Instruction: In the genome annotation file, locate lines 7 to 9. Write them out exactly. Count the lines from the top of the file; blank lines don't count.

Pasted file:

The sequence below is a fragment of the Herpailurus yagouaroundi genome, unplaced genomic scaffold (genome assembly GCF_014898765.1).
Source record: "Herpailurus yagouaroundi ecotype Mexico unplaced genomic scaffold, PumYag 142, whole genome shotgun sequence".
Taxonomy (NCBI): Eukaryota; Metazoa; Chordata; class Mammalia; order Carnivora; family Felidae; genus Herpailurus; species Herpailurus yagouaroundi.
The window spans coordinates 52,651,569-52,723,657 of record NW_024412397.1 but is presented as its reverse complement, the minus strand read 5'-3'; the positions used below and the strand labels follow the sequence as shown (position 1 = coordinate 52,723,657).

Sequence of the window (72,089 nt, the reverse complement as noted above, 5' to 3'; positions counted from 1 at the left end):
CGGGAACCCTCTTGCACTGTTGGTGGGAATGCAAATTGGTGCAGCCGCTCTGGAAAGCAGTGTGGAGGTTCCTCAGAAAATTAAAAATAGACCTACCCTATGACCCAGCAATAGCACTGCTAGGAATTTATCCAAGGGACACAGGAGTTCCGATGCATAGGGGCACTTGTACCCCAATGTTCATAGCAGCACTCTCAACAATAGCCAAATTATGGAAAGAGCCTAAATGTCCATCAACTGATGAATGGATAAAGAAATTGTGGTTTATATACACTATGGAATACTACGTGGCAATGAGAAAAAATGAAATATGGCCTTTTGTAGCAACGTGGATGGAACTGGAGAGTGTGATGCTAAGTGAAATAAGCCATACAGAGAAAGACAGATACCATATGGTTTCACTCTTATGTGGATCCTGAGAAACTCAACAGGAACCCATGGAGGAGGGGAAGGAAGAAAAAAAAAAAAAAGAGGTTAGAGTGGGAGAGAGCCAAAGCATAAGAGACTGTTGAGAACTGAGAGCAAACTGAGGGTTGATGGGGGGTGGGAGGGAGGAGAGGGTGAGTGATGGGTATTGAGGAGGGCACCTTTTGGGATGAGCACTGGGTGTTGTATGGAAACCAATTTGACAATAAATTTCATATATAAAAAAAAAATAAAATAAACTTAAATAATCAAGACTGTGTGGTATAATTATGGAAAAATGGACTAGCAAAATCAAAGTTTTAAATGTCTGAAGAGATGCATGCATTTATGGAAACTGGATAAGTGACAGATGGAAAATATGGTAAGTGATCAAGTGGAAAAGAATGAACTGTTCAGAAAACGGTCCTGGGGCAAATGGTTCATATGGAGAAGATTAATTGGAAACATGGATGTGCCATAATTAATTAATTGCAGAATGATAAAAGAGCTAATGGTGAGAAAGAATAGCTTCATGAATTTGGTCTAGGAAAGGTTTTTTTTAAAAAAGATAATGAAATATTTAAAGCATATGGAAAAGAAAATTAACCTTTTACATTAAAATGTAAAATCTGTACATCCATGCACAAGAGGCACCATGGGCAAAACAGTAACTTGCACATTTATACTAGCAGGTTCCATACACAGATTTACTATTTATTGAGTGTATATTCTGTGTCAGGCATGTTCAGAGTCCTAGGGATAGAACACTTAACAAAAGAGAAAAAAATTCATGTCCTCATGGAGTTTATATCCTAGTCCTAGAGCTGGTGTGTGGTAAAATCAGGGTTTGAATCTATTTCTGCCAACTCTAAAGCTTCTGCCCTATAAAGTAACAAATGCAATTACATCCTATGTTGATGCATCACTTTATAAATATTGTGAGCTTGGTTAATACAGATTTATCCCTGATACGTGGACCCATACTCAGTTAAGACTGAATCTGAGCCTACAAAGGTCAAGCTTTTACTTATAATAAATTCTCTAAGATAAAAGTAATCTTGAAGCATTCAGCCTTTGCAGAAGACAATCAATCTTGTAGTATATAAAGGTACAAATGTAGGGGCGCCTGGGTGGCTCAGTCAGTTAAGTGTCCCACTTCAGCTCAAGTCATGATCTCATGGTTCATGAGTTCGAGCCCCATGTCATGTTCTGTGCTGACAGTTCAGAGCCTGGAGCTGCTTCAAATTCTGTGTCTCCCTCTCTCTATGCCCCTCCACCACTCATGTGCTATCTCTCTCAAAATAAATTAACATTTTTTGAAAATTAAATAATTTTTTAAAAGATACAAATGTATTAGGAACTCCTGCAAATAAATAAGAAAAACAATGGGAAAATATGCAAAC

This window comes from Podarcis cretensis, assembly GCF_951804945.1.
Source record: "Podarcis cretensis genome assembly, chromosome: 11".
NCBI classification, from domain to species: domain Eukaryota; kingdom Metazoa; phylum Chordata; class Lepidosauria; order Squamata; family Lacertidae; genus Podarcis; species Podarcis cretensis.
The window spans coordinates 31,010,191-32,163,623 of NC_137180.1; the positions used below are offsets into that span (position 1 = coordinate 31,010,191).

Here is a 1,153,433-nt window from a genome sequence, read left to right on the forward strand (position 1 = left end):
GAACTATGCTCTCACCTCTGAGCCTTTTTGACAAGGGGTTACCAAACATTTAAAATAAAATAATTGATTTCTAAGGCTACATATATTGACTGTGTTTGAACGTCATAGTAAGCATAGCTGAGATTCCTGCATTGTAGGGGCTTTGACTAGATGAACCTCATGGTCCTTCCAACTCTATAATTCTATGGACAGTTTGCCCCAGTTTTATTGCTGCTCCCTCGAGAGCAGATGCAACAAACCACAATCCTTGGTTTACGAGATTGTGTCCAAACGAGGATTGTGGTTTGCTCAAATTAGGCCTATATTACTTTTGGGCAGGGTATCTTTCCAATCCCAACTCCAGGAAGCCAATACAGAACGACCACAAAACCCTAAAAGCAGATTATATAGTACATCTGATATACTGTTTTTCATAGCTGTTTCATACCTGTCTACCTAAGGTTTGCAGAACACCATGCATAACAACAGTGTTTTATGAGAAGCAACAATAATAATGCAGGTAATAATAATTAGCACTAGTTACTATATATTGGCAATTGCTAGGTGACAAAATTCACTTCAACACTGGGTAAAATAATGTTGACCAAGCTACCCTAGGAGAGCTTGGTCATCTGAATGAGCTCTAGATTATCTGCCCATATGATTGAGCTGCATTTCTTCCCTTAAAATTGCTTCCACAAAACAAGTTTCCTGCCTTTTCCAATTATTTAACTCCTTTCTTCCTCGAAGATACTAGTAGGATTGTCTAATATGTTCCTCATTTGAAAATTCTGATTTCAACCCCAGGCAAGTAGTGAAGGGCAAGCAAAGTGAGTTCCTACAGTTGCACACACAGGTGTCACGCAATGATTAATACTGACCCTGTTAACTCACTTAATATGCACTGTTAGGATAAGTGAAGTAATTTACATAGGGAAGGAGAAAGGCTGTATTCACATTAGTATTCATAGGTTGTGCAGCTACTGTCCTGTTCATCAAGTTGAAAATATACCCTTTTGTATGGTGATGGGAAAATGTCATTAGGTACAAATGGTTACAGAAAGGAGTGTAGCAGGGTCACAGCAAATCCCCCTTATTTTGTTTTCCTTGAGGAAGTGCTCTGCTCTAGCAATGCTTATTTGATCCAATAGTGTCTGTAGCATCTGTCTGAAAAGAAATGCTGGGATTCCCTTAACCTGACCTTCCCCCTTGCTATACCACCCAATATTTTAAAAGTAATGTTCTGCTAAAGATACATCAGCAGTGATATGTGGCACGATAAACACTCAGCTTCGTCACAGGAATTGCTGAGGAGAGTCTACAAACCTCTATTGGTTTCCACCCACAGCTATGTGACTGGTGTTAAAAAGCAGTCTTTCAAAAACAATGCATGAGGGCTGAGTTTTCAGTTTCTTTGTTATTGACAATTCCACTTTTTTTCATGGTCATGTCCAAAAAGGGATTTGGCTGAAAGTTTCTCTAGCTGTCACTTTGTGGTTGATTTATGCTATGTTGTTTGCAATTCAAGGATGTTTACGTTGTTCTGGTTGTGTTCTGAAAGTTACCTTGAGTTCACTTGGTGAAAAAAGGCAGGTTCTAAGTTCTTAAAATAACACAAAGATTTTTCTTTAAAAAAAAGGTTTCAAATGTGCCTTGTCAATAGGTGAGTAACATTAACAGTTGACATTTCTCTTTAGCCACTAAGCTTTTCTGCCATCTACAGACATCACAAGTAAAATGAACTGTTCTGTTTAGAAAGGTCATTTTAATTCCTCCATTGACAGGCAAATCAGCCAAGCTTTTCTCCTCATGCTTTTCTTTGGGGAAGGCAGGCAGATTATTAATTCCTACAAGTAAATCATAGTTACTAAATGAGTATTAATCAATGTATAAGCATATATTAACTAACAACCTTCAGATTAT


This window comes from Podarcis cretensis, assembly GCF_951804945.1.
Source record: "Podarcis cretensis genome assembly, chromosome: 11".
NCBI classification, from domain to species: domain Eukaryota; kingdom Metazoa; phylum Chordata; class Lepidosauria; order Squamata; family Lacertidae; genus Podarcis; species Podarcis cretensis.